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WALKING TOWARD THE SUN: Texting & driving; no LOL-ing matter

June 24, 2010

by Emily LaFleur

Screech…slam…bam! It all happened in that order or at least that is how I remembered it.

As I left Dallas last Sunday morning, pondering over all the items on my to-do list, I suddenly felt myself and car spinning in a whirlwind I had no clue when or how would end- the scariest moment of my life to say the least.

My first flat tire experience is one I will never forget, yet never want to forget.

After the shock wore off from last Sunday’s accident which involved me losing control of my car and hitting the guardrail alongside Interstate 635 in Dallas I found myself consumed in the “what ifs.” What if I had not been in the right lane and created a huge pile up causing injury to others and myself? What if my failure to maintain control caused a death?

One thought in particular could have predictably been a possibility. How would I have reacted to the blowout and losing control if I had been talking on my cell phone or, even worse, texting and driving? Realizing how lucky I was, I began to recall a celebrity’s recent efforts promoting safer driving.

Oprah Winfrey’s new movement has caught much attention as she initiated the first ever National No Phone Zone Day on April 30. Winfrey has managed to pull at America’s heart strings as she features friends and families who have lost a loved one due to a car accident involving cell phone usage on her weekday talk show, noting that many of these fatal accidents could have been prevented.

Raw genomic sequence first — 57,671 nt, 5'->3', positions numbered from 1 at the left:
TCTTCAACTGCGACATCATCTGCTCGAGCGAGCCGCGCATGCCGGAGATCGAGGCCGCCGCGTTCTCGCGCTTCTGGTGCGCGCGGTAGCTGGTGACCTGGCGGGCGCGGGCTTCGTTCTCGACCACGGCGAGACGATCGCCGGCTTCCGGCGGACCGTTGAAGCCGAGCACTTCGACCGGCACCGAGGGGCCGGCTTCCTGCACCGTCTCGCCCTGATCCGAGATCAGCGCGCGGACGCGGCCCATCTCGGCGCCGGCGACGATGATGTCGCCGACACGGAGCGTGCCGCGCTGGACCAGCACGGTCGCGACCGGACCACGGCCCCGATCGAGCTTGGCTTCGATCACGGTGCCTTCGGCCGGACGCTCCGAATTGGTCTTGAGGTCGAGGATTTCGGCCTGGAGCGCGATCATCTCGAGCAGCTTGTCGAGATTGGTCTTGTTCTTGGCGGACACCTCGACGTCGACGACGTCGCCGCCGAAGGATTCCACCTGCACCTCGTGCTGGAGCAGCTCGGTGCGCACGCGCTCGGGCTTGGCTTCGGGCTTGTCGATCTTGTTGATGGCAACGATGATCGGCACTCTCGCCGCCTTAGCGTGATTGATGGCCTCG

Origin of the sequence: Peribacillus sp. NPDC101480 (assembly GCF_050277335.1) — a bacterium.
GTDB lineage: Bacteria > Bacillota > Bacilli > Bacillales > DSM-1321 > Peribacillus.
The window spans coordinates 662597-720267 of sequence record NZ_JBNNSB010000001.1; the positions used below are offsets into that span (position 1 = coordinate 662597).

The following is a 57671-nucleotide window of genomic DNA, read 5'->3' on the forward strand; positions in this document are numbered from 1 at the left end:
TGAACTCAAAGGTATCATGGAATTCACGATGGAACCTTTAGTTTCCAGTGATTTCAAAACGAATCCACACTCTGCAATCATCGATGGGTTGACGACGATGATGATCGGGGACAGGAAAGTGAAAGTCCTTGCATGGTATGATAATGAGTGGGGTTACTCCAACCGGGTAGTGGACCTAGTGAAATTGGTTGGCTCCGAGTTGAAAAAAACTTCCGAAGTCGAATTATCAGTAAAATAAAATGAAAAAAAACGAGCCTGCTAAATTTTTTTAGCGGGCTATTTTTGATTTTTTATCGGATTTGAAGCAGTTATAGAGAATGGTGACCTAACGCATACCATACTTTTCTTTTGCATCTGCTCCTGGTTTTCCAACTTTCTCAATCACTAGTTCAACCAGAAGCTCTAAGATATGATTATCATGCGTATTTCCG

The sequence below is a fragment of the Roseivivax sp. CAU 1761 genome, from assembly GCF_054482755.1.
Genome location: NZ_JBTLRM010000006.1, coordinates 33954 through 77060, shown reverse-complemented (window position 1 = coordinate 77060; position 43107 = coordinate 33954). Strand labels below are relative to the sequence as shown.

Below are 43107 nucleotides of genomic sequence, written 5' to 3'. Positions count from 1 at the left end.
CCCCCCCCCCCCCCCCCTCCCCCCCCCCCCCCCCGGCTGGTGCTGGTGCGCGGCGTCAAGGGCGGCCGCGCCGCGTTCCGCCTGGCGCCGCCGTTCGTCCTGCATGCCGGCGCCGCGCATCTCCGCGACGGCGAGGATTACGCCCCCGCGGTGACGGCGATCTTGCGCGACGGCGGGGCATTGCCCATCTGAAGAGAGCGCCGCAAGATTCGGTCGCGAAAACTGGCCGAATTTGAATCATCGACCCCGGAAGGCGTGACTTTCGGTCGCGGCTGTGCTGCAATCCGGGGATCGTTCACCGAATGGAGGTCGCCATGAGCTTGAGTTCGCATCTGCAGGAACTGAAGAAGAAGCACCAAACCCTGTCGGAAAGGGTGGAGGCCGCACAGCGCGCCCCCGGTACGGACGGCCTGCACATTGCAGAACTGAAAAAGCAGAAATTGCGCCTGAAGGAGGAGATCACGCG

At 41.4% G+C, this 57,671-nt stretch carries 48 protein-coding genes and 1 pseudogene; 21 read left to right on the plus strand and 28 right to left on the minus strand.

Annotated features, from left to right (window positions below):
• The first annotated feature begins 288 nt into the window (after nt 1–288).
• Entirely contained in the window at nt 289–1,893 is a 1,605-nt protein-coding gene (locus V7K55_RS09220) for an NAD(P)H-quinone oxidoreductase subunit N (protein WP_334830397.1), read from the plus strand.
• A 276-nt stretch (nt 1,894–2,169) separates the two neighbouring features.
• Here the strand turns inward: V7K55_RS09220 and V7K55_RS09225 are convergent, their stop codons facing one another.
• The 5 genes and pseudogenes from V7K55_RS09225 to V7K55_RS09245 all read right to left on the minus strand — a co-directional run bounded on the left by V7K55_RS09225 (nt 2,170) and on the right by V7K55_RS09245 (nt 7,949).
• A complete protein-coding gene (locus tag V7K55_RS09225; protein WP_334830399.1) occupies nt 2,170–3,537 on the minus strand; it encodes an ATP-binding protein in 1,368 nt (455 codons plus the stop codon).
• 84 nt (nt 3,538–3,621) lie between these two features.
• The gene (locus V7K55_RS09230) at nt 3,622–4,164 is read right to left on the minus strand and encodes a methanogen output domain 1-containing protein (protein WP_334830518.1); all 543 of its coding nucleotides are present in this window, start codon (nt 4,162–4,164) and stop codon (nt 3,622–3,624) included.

Celebrities and various companies have jumped on this No Phone Zone bandwagon by signing the No Phone Zone pledge accessible on Winfrey’s website.

There are three different pledge options all promising no texting and driving, and the other two state one will use hands free device when making a call or pull off the road to make a call.

As cellular devices have become more popular than ever, I think it is time that the risks associated with driving and cell phone usage become well-known as well. According to the Insurance Institute for Highway Safety, cell phone usage among drivers makes drivers four times as likely to get into a crash.

You, as well as I, have probably texted while driving at least once in the past month. Effective Aug. 15, if caught texting and driving Louisiana, motorists will face a primary offense up to $175 and a fine up to $500 for second and following offenses.

The new text banning law is similar to the previous passed in 2008, but the new one allows police to pull drivers over directly suspected of texting. I hope it is not na’ve to believe that Americans can learn and practice safe driving. Sometimes you just have to say or text “ttyl.”

Emily LaFleur is a senior journalism major from Lake Charles who serves as associate editor for The Tech Talk. E-mail comments to edl003@latech.edu.

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